Good chief of staff is a must-have

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Good chief of staff is a must-have

Last Tuesday, five former White House chiefs of staff gathered at the Andrew W. Mellon Auditorium in Washington, D.C. The attendees included Joshua Bolten for George W. Bush, John H. Sununu for George H. W. Bush, Kenneth Duberstein for Ronald Reagan, Jack Watson for Jimmy Carter and James Robert Jones for Lyndon B. Johnson.

They got together for the four-hour Discovery Channel documentary program, “The Presidents’ Gatekeepers.” The Discovery Channel interviewed all 20 living White House chiefs of staff to explore the decision-making processes and untold stories about the presidents they served.

At the program-launching event, they discussed the role of the White House chief staff for different administrations. Citing former British Prime Minister Winston Churchill, Sununu said that a good president is willing to make a hard decision while a bad one always avoids making a decision. Though he didn’t name names, his opinion was seen as criticism of President Barack Obama, who handed over the decision for military action against Syria to Congress.

Lately, the role and position of the chief of staff is being studied in U.S. politics. A good chief of staff is a must for a good president. All great leaders have been supported by great aides. As the joke goes, former President Bill Clinton used to complain that his assistants kept his schedule too tight, so the chief of staff added some free time for the president. Soon, the scandal with White House Intern Monica Lewinsky broke out.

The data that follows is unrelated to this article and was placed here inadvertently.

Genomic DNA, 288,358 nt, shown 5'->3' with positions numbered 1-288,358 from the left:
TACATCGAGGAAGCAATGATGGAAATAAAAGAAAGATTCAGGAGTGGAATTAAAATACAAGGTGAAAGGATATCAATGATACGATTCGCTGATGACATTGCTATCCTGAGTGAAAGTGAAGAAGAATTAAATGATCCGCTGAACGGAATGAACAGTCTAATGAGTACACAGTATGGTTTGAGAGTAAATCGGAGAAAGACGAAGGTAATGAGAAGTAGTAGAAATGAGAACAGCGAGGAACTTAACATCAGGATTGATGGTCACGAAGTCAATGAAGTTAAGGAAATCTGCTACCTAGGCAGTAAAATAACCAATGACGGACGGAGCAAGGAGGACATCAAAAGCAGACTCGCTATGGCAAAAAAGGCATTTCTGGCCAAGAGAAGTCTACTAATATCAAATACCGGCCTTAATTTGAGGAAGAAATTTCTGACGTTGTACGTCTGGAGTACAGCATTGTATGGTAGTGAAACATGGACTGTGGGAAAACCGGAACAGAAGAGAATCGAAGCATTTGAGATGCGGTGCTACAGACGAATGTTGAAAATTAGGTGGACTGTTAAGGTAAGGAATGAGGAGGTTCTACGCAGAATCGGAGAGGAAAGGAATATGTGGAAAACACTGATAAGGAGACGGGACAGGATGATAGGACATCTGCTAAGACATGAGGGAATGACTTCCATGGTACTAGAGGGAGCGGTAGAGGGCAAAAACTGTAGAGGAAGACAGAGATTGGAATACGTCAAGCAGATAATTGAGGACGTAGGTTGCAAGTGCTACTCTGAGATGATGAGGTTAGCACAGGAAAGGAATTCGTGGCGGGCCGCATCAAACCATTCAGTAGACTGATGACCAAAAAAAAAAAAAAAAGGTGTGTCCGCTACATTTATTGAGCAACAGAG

Always pressured to make decisions, the president finds consolation from the chief of staff. Former President Gerald Ford said he couldn’t imagine being president without a chief of staff, as he plays the role of filtering ideas when making a decision. When President Obama made up his mind to have Congress decide on military action against Syria, he called Chief of Staff Denis McDonough and took a walk with him around the Rose Garden. That’s why McDonough became a target of American media’s attacks.

However, serving as the chief of staff is not easy, as he has to play the roles of CEO, manager and therapist. It must be tiring and stressful. James Baker, who is considered to be the best chief of staff, confessed that he was foolish to serve twice.

What makes a good chief of staff? Georgetown University’s professor Stephen Wayne says five qualities are required: Be knowledgeable of Congress; say “no” to the president; be wary of the weaknesses of the president; keep a low profile; and be a good and honest mediator.

Korean politics is in turmoil. Coincidentally, a new chief of staff has been appointed. I’d like to add one more quality on professor Wayne’s list: The chief of staff shouldn’t be a target.

*The author is the JoongAng Ilbo Washington bureau chief.

By PARK SUNG-HEE
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